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Challenging the stigma around mental health

Dr Melaine Coward, Professor Ruby Wax and VIP guests discussed how we can combat the stigma around mental health at special panel event.

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Athena SWAN Bronze Award

The Athena SWAN awards are given to Higher Education institutions to recognise their commitment to advancing women’s careers in science, technology, engineering, maths and medicine.

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Discover our Physician Associate PGDip

Surrey’s longstanding excellent reputation and first-rate facilities combine to provide a postgraduate diploma that will prepare you for an exciting career as a physician associate.

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Our aspirational education and research supports us to deliver the most dynamic, effective and caring healthcare professionals from a school that places innovation, research and passion at the heart of everything we do.

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Ruby Wax and University of Surrey challenge stigma around mental health

Dr Melaine Coward, Professor Ruby Wax and VIP guests discussed how we can combat the stigma around mental health at special panel event.

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Press release

Public urged to be more body vigilant in fight against cancer, new study finds

New research published in BMC Public Health has found that increased body vigilance may contribute to early cancer diagnosis.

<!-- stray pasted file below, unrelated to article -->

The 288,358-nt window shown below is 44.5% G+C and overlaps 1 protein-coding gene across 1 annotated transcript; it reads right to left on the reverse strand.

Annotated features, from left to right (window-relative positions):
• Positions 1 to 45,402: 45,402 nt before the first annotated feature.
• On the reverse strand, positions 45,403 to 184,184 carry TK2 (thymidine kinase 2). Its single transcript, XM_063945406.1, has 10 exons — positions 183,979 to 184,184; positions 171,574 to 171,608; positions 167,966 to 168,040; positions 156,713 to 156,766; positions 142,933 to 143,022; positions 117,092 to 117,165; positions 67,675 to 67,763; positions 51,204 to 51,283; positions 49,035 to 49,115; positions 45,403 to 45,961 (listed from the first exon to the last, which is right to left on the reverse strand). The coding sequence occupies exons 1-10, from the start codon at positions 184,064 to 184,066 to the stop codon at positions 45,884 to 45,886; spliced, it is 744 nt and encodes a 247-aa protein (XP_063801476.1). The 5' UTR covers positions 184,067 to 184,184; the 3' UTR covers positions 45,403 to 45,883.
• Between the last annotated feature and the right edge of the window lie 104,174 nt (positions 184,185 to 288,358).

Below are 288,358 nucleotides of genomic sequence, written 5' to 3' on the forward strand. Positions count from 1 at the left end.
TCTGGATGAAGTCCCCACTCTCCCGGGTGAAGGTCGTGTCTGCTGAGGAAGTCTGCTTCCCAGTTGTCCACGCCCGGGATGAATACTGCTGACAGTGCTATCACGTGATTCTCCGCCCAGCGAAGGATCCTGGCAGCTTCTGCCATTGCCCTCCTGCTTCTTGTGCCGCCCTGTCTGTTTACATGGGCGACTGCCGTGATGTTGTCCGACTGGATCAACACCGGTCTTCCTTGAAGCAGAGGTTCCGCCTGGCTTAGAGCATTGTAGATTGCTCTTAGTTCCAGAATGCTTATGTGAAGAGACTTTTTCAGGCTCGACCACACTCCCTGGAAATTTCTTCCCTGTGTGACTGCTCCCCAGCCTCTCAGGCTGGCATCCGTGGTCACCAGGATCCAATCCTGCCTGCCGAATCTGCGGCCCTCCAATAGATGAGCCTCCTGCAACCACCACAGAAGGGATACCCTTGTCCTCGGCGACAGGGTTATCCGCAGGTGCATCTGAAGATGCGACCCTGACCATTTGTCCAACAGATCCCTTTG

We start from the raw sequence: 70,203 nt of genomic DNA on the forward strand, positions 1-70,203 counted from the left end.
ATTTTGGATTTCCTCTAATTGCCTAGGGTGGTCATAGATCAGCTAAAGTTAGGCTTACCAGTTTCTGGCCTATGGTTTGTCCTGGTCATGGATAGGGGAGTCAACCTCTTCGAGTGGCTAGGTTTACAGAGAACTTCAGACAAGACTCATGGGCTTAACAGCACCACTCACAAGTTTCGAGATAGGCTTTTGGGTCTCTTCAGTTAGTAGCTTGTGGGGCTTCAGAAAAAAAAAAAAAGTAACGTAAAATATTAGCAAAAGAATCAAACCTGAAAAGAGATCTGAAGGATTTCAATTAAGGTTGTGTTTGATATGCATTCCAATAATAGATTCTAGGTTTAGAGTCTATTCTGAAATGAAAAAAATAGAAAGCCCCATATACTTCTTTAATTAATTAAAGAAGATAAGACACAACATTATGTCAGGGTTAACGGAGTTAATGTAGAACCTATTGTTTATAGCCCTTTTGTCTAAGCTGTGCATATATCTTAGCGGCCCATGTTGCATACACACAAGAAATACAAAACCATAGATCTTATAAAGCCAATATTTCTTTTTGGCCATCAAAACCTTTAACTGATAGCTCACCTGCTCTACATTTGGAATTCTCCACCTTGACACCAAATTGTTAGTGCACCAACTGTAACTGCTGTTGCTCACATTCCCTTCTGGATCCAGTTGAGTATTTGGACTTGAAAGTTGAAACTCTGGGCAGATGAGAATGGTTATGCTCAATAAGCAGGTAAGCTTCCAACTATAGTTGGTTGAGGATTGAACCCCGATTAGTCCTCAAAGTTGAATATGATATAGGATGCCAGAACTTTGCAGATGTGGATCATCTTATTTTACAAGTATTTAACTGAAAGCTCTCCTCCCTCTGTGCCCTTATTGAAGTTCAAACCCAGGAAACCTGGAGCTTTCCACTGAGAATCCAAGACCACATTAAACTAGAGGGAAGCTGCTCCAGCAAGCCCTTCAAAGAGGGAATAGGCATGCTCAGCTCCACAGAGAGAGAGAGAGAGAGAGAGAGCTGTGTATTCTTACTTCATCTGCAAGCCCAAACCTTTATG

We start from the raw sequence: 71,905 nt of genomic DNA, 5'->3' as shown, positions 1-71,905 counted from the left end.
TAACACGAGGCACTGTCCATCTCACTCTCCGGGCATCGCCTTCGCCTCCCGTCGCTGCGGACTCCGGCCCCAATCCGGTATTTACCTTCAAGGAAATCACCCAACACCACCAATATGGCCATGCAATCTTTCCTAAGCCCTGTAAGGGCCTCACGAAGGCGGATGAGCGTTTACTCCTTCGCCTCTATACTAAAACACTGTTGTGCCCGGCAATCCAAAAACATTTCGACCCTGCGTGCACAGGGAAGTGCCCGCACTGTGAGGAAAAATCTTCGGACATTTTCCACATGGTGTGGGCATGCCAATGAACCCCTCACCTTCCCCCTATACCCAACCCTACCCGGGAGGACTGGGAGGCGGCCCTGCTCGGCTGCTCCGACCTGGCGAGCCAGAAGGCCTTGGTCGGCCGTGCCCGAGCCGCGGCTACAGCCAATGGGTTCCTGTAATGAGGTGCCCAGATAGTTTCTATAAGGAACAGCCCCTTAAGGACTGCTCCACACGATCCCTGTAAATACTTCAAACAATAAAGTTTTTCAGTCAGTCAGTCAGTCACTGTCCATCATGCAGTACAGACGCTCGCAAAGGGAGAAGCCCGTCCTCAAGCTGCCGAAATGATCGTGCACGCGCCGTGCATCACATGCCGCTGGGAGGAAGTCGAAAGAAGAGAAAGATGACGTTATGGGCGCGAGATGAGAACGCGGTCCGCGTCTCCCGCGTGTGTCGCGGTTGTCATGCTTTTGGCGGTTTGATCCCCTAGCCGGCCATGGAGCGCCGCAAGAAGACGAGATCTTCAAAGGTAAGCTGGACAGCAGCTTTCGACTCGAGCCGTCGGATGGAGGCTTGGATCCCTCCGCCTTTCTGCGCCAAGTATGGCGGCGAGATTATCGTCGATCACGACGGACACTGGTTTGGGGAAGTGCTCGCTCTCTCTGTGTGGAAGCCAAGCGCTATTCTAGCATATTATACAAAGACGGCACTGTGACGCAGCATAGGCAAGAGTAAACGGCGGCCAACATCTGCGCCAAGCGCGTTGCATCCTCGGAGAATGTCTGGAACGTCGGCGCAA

In the first study of its kind, researchers from the University of Surrey who received funding from Cancer Research UK, found that people who are more body vigilant were more likely to seek professional medical help.


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What happens in your brain when you pull an all-nighter?

Ever wondered what happens inside your brain when you stay awake for two days before you finally go to sleep? Professor Derk-Jan Dijk at Surrey has found the answer.

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Surrey Health Sciences blog

  • Ann Gallagher, Professor of Ethics and Care

    The short life of Charlie Gard is now coming to an end. It has been agreed that he will be moved today to spend his final hours in a hospice and not, as his parents wished, at home.

    The case revolved around a battle of Charlie’s ‘best interests’. His parents were adamant that he should have access to experimental treatment in the United States and local doctors had decided that this would result in more harm than good for the child. The courts agreed with the doctors and the family were prevented from travelling abroad.

    The case stimulated a media frenzy with input from a pope, a president, an American physician and any number of lawyers and ethicists. Social media campaigners and seemingly random people became toxic, issuing abuse and death threats to staff at Great Ormond Street hospital who were caring for Charlie.

    Any number of ethical concepts were bandied around with a degree of ethical certainty – on both sides – that was disturbing. There was reference to quality of life, to sanctity of life, to dignity, weighing benefits and harms, to fairness and to virtues of courage, hope and compassion.

    It is heartening that ethics has now moved into the mainstream rather than, as is more usual, being considered an optional extra. It is heartening that the public had sympathy with Charlie’s parents. There was, however, too little appreciation of the perspectives of the healthcare team behind the scenes. A silent team bound by principles of healthcare ethics with an imperative to ‘cure sometimes, treat often, care always and abandon never.’

    Not all patients can be cured and not all treatments work, however, all patients should expect compassionate care and non-abandonment no matter what their circumstances. Every day, across the UK, patients, families and healthcare teams are involved in ethical decision-making about treatment and care. The aim of consensus can usually be achieved and the aspiration to care and not to abandon is prioritised.

    In Charlie’s case things went wrong and it is, as yet, not clear why.